Thank you to Bruno Moreau for his summary of the French amendments. 

Saint Louis Avocates, a French law firm, has also published a thorough interpretation of the requirements (the page requires translation). Most notably, they interpret the Counseil d’Etat’s announcement as having retroactive ramifications: “It should be noted that this cancellation is backdated so the impugned provisions of the circular, so that companies that did not report such remuneration relying on the interpretation of the circular are in violation,” states the website (google translated).

An important consideration for companies doing business in France is that the disclosure law complements the "anti-gift" law. A translated version of the French Ministry of Health's website states that the anti-gift law:

prohibits health professionals, students training for health professionals and associations or groups representing them to receive benefits (other than of negligible value) of the share of enterprises selling drugs or products supported by health insurance. This prohibition principle is subject to exceptions: the search for a convention or conference can indeed provide benefits and are subject to supervision by professional bodies.

We will continue to provide updates on the French disclosure law as they are released.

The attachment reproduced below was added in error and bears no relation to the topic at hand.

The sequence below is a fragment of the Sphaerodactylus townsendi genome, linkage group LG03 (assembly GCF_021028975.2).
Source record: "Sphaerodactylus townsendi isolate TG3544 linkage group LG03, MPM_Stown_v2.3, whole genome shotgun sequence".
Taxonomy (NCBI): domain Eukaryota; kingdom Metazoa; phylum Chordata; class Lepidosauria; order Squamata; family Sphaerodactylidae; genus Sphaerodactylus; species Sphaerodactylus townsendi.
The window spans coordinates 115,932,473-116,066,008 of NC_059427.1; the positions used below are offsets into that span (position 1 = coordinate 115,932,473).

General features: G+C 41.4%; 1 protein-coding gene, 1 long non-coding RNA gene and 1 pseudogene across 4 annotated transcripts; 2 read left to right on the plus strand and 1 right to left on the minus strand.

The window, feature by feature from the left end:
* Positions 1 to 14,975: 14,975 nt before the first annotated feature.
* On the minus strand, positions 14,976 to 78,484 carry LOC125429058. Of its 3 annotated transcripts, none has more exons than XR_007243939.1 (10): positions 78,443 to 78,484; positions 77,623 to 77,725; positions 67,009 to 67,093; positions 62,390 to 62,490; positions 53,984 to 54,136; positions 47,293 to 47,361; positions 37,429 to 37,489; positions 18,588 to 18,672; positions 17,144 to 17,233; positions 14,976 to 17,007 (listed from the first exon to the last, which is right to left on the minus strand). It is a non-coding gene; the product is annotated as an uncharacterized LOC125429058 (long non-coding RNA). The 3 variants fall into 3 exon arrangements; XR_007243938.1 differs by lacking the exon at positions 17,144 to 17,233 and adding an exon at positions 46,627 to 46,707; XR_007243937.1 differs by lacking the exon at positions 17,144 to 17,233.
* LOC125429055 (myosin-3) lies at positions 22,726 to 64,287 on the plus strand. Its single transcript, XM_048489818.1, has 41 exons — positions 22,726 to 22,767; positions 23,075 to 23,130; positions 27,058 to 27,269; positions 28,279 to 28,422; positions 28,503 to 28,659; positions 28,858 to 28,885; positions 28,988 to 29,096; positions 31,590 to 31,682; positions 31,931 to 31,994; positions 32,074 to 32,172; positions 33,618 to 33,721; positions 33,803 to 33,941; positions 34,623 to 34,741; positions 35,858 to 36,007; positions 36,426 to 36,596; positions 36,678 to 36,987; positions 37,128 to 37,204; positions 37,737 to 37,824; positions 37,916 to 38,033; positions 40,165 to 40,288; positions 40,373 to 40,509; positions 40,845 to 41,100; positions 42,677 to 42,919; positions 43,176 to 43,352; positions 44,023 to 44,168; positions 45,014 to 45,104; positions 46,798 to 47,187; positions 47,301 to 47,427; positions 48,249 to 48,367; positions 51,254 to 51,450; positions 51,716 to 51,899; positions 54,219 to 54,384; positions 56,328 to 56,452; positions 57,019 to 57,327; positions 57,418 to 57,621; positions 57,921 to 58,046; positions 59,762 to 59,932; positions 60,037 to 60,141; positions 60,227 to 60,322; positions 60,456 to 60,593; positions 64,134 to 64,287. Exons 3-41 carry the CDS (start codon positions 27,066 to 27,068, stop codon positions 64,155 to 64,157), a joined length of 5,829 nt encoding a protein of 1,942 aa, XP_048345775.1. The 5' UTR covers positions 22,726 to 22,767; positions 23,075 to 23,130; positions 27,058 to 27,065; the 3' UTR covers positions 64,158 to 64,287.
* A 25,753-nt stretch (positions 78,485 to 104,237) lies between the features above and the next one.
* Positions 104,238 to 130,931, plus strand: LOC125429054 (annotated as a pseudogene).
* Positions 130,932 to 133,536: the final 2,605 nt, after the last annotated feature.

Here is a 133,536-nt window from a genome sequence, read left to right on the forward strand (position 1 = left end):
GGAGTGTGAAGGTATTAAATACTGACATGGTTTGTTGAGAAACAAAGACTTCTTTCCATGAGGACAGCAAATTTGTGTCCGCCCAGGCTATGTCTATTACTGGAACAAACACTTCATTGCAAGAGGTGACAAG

May 06, 2015

New Medicines Australia Code Tightens Transparency Provisions

Australia

On April 24, 2015, the Australian Competition Consumer Commission (ACCC) granted authorization of Edition 18 of the industry trade group, Medicines Australia’s, Code of Conduct. If Medicines Australia members accept the authorization and the conditions, Edition 18 will come into effect on May 16, 2015. The latest Code provisions tighten the transparency requirements for Medicines Australia member companies starting October 1, 2015, and will require physician payment reporting every six months. The Code provisions are similar in policy to the United States Open Payments program, though there are some differences in specifics. 

In Edition 18, Medicines Australia proposed a new reporting regime which requires reporting of "transfers of value" (such as speaking fees, advisory board fees, or sponsorships to attend a conference) made to individual healthcare professionals. 

The ACCC reviewed Medicines Australia's first stab at a reporting law--the Commission both commended the trade group for its transparency initiative, but noted some weaknesses in the law. “Having taken this crucial step, it is important to ensure that the significant benefits of the regime are realised," ACCC stated. "In this context, the ACCC is requiring the regime to be strengthened to ensure that all relevant transfers of value are reported and that the data is accessible." 

Under the new version, the ACCC has imposed a condition that enables reporting of all relevant transfers of value. "This addresses the ACCC’s concern in its draft determination that if a doctor did not consent to the reporting then the individual payment would only be reported in aggregate," states the Commission. "It also avoids healthcare professionals withdrawing their consent to reporting their details after receiving a transfer of value." ACCC states that "Medicines Australia must amend the Code before 1 October 2016 to require the reporting of all transfers of value."